The Myth of the Disappearing Bank Branch

By Tyler Mondres
ABA Viewpoint

A recent report from the Federal Reserve Bank of Cleveland found that consolidation in the banking industry has not come at the expense of access for customers, as measured by proximity to full-service bank branches. Over the past 20 years, branch proximity has remained stable for urban customers and has moderately improved for rural customers.

In rural parts of the country, the average distance to a bank branch decreased from 4.6 miles in 2000 to 4.3 miles in 2020, according to the study. In urban areas, the average distance to a branch remained 1.0 mile for low- and moderate-income communities, fell from 1.8 to 1.5 miles for middle-income communities, and increased marginally from 1.6 to 1.7 miles for upper-income areas. These findings align with ABA research, which showed that most U.S. households live within commuting distance of a bank—in fact, the average American lives near 25 bank branch locations.

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Mergers and acquisitions contributed to a nearly 50 percent decline in the number of banks between 2000 and 2020. However, buyers largely maintained the branch footprints of acquired institutions while focusing closures on “overlapping or redundant branches,” the study found. As a result, the average number of branches per bank has increased steadily over the last two decades, providing consumers access to larger branch networks. Similarly, the ABA Bank Access Report found that branch closures have largely been concentrated in saturated, upper- and middle-income (primarily urban) markets where branch access is widespread.

Additionally, while physical proximity to a branch is important, technological innovation is rapidly transforming the way Americans bank. For example, mobile and online banking were the two most popular methods for accessing an account in 2021, according to ABA/Morning Consult survey data. Customers appreciate the investments banks have made in digital access. In fact, given the growth of digital and online tools, 95 percent of Americans believe access to banking services today is “good,” “very good,” or “excellent.”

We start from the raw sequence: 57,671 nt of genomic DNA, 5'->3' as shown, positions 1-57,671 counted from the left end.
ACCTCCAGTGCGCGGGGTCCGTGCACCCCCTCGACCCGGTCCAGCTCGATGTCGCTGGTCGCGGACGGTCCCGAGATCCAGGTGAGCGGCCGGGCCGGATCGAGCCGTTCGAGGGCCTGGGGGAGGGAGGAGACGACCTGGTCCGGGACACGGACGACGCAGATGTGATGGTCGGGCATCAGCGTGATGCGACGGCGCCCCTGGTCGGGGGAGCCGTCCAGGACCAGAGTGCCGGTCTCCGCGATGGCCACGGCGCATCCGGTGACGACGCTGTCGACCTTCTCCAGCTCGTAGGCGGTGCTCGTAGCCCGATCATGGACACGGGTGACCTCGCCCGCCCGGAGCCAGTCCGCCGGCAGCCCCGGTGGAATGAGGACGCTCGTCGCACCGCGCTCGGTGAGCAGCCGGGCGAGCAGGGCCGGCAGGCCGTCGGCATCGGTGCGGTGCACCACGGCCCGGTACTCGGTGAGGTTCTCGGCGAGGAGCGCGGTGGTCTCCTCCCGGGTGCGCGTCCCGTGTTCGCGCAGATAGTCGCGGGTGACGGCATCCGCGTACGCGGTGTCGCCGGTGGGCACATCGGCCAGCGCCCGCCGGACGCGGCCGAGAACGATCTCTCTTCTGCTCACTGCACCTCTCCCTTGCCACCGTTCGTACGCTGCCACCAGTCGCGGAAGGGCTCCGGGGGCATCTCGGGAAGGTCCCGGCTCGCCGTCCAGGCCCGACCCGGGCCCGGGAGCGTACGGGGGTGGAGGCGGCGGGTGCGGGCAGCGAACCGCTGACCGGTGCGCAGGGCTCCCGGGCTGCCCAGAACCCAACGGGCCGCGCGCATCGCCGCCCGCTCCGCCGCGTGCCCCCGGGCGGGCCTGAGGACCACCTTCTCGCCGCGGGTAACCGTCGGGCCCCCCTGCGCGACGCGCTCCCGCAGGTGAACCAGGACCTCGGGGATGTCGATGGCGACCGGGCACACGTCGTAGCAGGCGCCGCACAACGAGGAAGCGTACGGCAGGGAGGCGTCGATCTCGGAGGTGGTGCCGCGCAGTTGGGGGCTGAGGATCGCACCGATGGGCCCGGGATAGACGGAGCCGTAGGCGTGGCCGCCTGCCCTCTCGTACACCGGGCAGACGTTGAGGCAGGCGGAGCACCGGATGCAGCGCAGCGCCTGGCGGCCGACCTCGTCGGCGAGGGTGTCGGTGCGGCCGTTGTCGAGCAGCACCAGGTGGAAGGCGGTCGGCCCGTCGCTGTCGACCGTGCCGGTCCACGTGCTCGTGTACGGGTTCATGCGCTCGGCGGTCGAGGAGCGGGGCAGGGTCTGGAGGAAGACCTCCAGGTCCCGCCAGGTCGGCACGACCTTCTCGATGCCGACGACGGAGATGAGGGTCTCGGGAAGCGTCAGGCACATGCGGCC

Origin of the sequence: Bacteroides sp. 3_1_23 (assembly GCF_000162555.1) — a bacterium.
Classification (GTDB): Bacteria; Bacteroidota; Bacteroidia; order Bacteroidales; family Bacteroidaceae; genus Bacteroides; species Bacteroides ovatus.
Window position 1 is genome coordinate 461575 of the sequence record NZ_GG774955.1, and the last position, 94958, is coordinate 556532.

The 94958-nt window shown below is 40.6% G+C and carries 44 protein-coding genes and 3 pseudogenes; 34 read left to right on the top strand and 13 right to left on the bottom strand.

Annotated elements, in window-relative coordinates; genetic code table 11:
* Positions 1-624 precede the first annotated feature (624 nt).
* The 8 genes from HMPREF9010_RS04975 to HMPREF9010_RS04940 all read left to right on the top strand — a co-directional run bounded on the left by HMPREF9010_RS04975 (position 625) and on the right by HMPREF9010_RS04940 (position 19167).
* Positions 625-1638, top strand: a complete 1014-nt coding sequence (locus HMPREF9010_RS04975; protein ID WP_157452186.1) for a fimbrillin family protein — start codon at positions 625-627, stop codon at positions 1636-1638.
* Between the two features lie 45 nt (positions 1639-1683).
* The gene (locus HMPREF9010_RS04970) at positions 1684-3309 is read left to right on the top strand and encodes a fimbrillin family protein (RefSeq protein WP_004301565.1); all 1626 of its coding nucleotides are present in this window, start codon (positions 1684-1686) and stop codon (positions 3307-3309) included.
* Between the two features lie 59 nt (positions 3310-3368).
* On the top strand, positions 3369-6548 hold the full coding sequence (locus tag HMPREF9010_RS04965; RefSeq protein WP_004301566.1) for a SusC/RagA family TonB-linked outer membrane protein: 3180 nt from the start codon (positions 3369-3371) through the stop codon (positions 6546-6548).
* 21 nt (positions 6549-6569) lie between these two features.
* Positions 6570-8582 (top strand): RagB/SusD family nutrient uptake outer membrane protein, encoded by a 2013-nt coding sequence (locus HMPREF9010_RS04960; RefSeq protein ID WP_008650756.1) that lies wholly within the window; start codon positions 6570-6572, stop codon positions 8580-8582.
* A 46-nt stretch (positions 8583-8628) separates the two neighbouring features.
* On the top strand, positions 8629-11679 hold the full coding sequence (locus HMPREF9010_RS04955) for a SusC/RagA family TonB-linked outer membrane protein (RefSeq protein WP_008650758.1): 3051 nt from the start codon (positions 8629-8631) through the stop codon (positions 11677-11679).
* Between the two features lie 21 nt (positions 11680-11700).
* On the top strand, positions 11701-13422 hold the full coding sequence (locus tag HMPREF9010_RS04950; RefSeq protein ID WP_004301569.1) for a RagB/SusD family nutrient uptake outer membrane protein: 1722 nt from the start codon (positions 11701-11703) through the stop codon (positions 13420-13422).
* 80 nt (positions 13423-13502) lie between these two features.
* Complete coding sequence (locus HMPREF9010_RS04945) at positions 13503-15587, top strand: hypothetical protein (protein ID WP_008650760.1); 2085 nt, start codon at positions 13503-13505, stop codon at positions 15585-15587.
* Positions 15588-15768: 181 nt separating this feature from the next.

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While the findings of the Cleveland Fed report are encouraging, approximately 5.4 percent of U.S. households, representing 7.1 million families, were “unbanked” in 2019, according to the FDIC, meaning they had neither checking nor savings accounts. America’s banks believe everyone should have access to the banking system and the safety, convenience, and other benefits that come with deposit accounts. Banks of all sizes are making active strides to reach those outside the traditional banking system through initiatives like the Bank On movement. By offering products like low-cost, safe Bank On-certified accounts and continuing to invest in both digital and physical banking options, the banking industry will continue to promote financial inclusion and expand economic opportunities for all.

ABA Viewpoint is the source for analysis, commentary and perspective from the American Bankers Association on the policy issues shaping banking today and into the future. Click here to view all posts in this series.

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About Author

Tyler Mondres

Tyler Mondres is director of economic research at ABA and a frequent contributor on economic and fintech topics to the ABA Banking Journal.